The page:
July 16, 2010

NCBR events connect business community

“See and be seen.” Words to live by in the networking arena.

As an attendee of most of the events put on by the Northern Colorado Business Report for the past decade or so, I have built much of my career around people I’ve met while sipping cocktails and schmoozing with the movers and shakers of the local business community.

I’ve watched as NCBR has continued to up the ante on events, making them bigger, brighter, more interactive and more high-impact. The standout in my mind is the evolution of Bixpo (Sept. 16 at the Embassy Suites Loveland this year, by the way).

The first Bixpo in 2005 was an unknown. NCBR‘s first marketing and events manager Jim Rath labored mightily for many months and performed miracles, booking big-name speakers including Donald Trump and Rudy Guiliani, but mumblings around the community offered little insight into what this ambitious event was to offer. What sort of business opportunities would there be?

As I wandered through the exhibits at the still-new Larimer County Fairgrounds, I met many companies I hadn’t even heard of before. This was their shining moment to showcase their wares and interact with the general public of our region. I left with my bagful of goodies and chalked it up to being a tradeshow; never did I think it would evolve into what it is today – essential.

This and other NCBR events offer abundant reasons for us to come together and talk business – or not – and really see who’s out there. Who is our competition? What does Northern Colorado have to offer? Bixpo, in particular, has become more than a tradeshow; it’s now a staple in how we work together. It’s our chance to show and tell, see and be seen.

Like Bixpo, the events that have become synonymous with the NCBR brand – the Mercury 100 fastest-growing companies in the region, the Bravo! Entrepreneur Awards, the Economic Forecast luncheon – have evolved to fill niches previously unoccupied in Northern Colorado.

Business recognition

Back in the day, our region didn’t really recognize businesses for doing business the right way. Each year, one or two companies would receive awards for their philanthropic contributions, but NCBR shifted the focus back onto contributions to the business community.

I was actually on one of the first Mercury 100 lists – way down there, for sure, but nevertheless, I was honored and very motivated to be part of the awards ceremony. Even better, at that event I met someone who would become one of my all-time favorite recruiting clients. He and I spent the evening telling jokes and discussing life outside of business, which led to a tremendous mutually beneficial business relationship as I assisted him in building his company, one employee at the time.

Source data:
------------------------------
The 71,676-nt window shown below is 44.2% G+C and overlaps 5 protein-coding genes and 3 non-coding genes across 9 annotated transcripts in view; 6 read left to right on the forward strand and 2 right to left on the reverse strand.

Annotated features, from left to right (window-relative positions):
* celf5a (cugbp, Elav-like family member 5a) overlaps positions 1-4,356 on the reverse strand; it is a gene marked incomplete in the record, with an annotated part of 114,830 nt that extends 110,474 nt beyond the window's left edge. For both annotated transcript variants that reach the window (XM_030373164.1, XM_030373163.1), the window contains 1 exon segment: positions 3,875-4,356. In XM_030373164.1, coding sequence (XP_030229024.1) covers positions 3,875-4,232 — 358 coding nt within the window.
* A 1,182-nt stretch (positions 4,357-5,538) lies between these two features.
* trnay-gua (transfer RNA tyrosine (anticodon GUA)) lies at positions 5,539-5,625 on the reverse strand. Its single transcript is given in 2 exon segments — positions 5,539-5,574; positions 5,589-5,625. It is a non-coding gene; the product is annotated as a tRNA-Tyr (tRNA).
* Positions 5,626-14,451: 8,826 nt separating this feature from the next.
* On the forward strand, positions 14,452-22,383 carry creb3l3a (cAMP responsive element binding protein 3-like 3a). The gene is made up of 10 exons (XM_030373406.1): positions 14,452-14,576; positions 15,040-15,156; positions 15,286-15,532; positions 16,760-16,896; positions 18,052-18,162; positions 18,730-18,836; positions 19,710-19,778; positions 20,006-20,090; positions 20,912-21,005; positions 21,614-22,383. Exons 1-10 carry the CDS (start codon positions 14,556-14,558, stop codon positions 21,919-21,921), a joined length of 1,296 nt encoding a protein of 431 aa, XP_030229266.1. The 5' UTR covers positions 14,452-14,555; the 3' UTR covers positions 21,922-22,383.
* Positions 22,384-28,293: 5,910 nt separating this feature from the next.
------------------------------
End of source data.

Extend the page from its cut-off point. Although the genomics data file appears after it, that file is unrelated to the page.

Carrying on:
Yes, I have also had the privilege of being a Bravo! nominee several times, but more important, I’ve had the opportunity to see so many of my colleagues and clients honored for their truly remarkable efforts in giving back to their people, our community and the world at large. Categories like “Emerging Entrepreneur” celebrate the innovative and intriguing nature of our businesspeople and offer something to strive for. Seeing people I know being recognized for the blood, sweat and tears they have put into their companies has been incredible.

What would our community look like without all of these chances to mingle, celebrate and connect? It is my appreciation of these opportunities that keeps me signing on to attend events and grow my network. Now, years into it, it’s like seeing family, but in a good way. You know who is going to be there and you look forward to engaging again with those who have helped you along the way and supported you even through tough times. The fraternal nature of these events is what keeps me coming back and I cannot fathom what my work life would be without them.

NCBR events offer me – an admitted social butterfly and full-fledged participant in the community – everything I need to be successful: a chance to connect. By meeting new people and nurturing relationships, I add value to my personal and professional life. I realize not everyone lives on this level of social engagement, but I truly believe there is something for everyone at NCBR events. Maybe you engage with just one to two people, but you create solid foundations with them that last and grow for years to come.

Social entrepreneur Dawn Duncan has appeared in the pages of NCBR since 1998, was a member of the Class of 2004 Forty Under 40, and now works as senior account manager for A-Train Marketing in Fort Collins.

“See and be seen.” Words to live by in the networking arena.

As an attendee of most of the events put on by the Northern Colorado Business Report for the past decade or so, I have built much of my career around people I’ve met while sipping cocktails and schmoozing with the movers and shakers of the local business community.

I’ve watched as NCBR has continued to up the ante on events, making them bigger, brighter, more interactive and more high-impact. The standout in my mind is the evolution of Bixpo (Sept. 16 at the Embassy Suites Loveland this year,…

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